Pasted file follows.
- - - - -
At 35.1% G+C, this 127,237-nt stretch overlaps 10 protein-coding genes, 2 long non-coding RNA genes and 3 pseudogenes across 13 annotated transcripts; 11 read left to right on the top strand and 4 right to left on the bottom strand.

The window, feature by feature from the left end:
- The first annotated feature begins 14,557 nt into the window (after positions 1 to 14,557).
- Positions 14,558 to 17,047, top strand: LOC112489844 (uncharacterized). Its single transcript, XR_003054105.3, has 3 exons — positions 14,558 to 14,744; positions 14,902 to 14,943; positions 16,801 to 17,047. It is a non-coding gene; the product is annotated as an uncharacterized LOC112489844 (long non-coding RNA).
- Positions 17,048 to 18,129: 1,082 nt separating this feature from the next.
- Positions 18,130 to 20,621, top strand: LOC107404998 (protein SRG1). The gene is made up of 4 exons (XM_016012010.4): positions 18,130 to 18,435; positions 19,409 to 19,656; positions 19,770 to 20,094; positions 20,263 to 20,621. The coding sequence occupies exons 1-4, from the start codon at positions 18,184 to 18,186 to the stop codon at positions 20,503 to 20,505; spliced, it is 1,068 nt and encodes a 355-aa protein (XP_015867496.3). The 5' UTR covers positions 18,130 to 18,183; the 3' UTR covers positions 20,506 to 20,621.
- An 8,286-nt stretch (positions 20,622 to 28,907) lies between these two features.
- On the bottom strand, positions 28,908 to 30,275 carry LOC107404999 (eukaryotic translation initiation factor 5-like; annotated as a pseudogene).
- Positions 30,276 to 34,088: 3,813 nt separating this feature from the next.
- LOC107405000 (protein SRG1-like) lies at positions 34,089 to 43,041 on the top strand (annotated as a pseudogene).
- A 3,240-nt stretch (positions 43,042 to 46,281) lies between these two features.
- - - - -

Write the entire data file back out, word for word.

At 35.1% G+C, this 127,237-nt stretch overlaps 10 protein-coding genes, 2 long non-coding RNA genes and 3 pseudogenes across 13 annotated transcripts; 11 read left to right on the top strand and 4 right to left on the bottom strand.

The window, feature by feature from the left end:
- The first annotated feature begins 14,557 nt into the window (after positions 1 to 14,557).
- Positions 14,558 to 17,047, top strand: LOC112489844 (uncharacterized). Its single transcript, XR_003054105.3, has 3 exons — positions 14,558 to 14,744; positions 14,902 to 14,943; positions 16,801 to 17,047. It is a non-coding gene; the product is annotated as an uncharacterized LOC112489844 (long non-coding RNA).
- Positions 17,048 to 18,129: 1,082 nt separating this feature from the next.
- Positions 18,130 to 20,621, top strand: LOC107404998 (protein SRG1). The gene is made up of 4 exons (XM_016012010.4): positions 18,130 to 18,435; positions 19,409 to 19,656; positions 19,770 to 20,094; positions 20,263 to 20,621. The coding sequence occupies exons 1-4, from the start codon at positions 18,184 to 18,186 to the stop codon at positions 20,503 to 20,505; spliced, it is 1,068 nt and encodes a 355-aa protein (XP_015867496.3). The 5' UTR covers positions 18,130 to 18,183; the 3' UTR covers positions 20,506 to 20,621.
- An 8,286-nt stretch (positions 20,622 to 28,907) lies between these two features.
- On the bottom strand, positions 28,908 to 30,275 carry LOC107404999 (eukaryotic translation initiation factor 5-like; annotated as a pseudogene).
- Positions 30,276 to 34,088: 3,813 nt separating this feature from the next.
- LOC107405000 (protein SRG1-like) lies at positions 34,089 to 43,041 on the top strand (annotated as a pseudogene).
- A 3,240-nt stretch (positions 43,042 to 46,281) lies between these two features.